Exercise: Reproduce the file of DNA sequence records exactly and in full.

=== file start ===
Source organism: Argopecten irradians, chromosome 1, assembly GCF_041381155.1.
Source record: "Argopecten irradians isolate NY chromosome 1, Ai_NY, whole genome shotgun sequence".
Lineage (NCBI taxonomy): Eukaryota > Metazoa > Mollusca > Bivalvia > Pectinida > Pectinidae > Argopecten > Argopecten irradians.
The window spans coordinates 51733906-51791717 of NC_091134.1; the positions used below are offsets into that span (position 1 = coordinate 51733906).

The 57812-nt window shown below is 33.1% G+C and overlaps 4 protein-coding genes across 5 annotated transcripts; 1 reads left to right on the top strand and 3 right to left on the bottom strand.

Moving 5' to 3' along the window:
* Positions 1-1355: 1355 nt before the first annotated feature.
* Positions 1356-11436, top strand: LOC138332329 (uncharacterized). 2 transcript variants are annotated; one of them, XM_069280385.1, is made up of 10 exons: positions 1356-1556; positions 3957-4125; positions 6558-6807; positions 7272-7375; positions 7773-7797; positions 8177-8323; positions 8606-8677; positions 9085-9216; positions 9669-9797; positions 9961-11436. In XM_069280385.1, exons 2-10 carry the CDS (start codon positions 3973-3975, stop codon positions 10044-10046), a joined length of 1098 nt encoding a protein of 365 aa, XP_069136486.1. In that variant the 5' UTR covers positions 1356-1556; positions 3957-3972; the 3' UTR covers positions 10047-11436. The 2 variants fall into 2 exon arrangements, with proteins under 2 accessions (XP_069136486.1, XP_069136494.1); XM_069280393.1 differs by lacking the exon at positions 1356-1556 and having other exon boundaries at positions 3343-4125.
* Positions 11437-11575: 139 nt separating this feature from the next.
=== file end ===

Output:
Source organism: Argopecten irradians, chromosome 1, assembly GCF_041381155.1.
Source record: "Argopecten irradians isolate NY chromosome 1, Ai_NY, whole genome shotgun sequence".
Lineage (NCBI taxonomy): Eukaryota > Metazoa > Mollusca > Bivalvia > Pectinida > Pectinidae > Argopecten > Argopecten irradians.
The window spans coordinates 51733906-51791717 of NC_091134.1; the positions used below are offsets into that span (position 1 = coordinate 51733906).

The 57812-nt window shown below is 33.1% G+C and overlaps 4 protein-coding genes across 5 annotated transcripts; 1 reads left to right on the top strand and 3 right to left on the bottom strand.

Moving 5' to 3' along the window:
* Positions 1-1355: 1355 nt before the first annotated feature.
* Positions 1356-11436, top strand: LOC138332329 (uncharacterized). 2 transcript variants are annotated; one of them, XM_069280385.1, is made up of 10 exons: positions 1356-1556; positions 3957-4125; positions 6558-6807; positions 7272-7375; positions 7773-7797; positions 8177-8323; positions 8606-8677; positions 9085-9216; positions 9669-9797; positions 9961-11436. In XM_069280385.1, exons 2-10 carry the CDS (start codon positions 3973-3975, stop codon positions 10044-10046), a joined length of 1098 nt encoding a protein of 365 aa, XP_069136486.1. In that variant the 5' UTR covers positions 1356-1556; positions 3957-3972; the 3' UTR covers positions 10047-11436. The 2 variants fall into 2 exon arrangements, with proteins under 2 accessions (XP_069136486.1, XP_069136494.1); XM_069280393.1 differs by lacking the exon at positions 1356-1556 and having other exon boundaries at positions 3343-4125.
* Positions 11437-11575: 139 nt separating this feature from the next.